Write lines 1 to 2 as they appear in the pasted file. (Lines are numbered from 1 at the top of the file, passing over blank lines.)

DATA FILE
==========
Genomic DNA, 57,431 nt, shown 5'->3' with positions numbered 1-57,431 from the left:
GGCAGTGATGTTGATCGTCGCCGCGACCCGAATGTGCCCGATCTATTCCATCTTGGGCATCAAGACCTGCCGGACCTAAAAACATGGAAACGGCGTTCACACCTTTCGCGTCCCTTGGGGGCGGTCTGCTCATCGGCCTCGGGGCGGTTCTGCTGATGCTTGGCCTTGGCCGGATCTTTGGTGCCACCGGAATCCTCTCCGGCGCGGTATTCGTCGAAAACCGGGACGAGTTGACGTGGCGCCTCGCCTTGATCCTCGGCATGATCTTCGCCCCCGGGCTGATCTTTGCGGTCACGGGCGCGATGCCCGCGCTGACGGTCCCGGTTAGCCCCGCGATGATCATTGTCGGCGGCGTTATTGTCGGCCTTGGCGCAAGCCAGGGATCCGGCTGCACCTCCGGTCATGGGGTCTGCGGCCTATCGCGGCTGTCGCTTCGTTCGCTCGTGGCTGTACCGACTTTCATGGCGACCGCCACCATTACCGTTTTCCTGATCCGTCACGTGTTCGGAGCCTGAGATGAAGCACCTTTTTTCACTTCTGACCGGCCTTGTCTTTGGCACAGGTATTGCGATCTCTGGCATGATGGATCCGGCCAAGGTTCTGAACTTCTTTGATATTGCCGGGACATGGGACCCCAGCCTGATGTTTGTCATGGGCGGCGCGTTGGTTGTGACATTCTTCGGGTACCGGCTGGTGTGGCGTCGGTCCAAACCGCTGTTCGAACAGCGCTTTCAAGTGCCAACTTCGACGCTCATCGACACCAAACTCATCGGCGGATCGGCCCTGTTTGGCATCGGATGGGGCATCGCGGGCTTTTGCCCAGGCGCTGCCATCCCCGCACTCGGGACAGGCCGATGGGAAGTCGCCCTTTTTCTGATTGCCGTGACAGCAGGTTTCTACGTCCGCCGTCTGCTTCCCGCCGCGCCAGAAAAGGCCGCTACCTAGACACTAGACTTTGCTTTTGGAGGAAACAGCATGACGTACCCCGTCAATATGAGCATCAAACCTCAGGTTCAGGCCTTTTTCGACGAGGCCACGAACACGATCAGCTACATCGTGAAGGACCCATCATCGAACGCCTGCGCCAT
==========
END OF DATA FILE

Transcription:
Genomic DNA, 57,431 nt, shown 5'->3' with positions numbered 1-57,431 from the left:
GGCAGTGATGTTGATCGTCGCCGCGACCCGAATGTGCCCGATCTATTCCATCTTGGGCATCAAGACCTGCCGGACCTAAAAACATGGAAACGGCGTTCACACCTTTCGCGTCCCTTGGGGGCGGTCTGCTCATCGGCCTCGGGGCGGTTCTGCTGATGCTTGGCCTTGGCCGGATCTTTGGTGCCACCGGAATCCTCTCCGGCGCGGTATTCGTCGAAAACCGGGACGAGTTGACGTGGCGCCTCGCCTTGATCCTCGGCATGATCTTCGCCCCCGGGCTGATCTTTGCGGTCACGGGCGCGATGCCCGCGCTGACGGTCCCGGTTAGCCCCGCGATGATCATTGTCGGCGGCGTTATTGTCGGCCTTGGCGCAAGCCAGGGATCCGGCTGCACCTCCGGTCATGGGGTCTGCGGCCTATCGCGGCTGTCGCTTCGTTCGCTCGTGGCTGTACCGACTTTCATGGCGACCGCCACCATTACCGTTTTCCTGATCCGTCACGTGTTCGGAGCCTGAGATGAAGCACCTTTTTTCACTTCTGACCGGCCTTGTCTTTGGCACAGGTATTGCGATCTCTGGCATGATGGATCCGGCCAAGGTTCTGAACTTCTTTGATATTGCCGGGACATGGGACCCCAGCCTGATGTTTGTCATGGGCGGCGCGTTGGTTGTGACATTCTTCGGGTACCGGCTGGTGTGGCGTCGGTCCAAACCGCTGTTCGAACAGCGCTTTCAAGTGCCAACTTCGACGCTCATCGACACCAAACTCATCGGCGGATCGGCCCTGTTTGGCATCGGATGGGGCATCGCGGGCTTTTGCCCAGGCGCTGCCATCCCCGCACTCGGGACAGGCCGATGGGAAGTCGCCCTTTTTCTGATTGCCGTGACAGCAGGTTTCTACGTCCGCCGTCTGCTTCCCGCCGCGCCAGAAAAGGCCGCTACCTAGACACTAGACTTTGCTTTTGGAGGAAACAGCATGACGTACCCCGTCAATATGAGCATCAAACCTCAGGTTCAGGCCTTTTTCGACGAGGCCACGAACACGATCAGCTACATCGTGAAGGACCCATCATCGAACGCCTGCGCCAT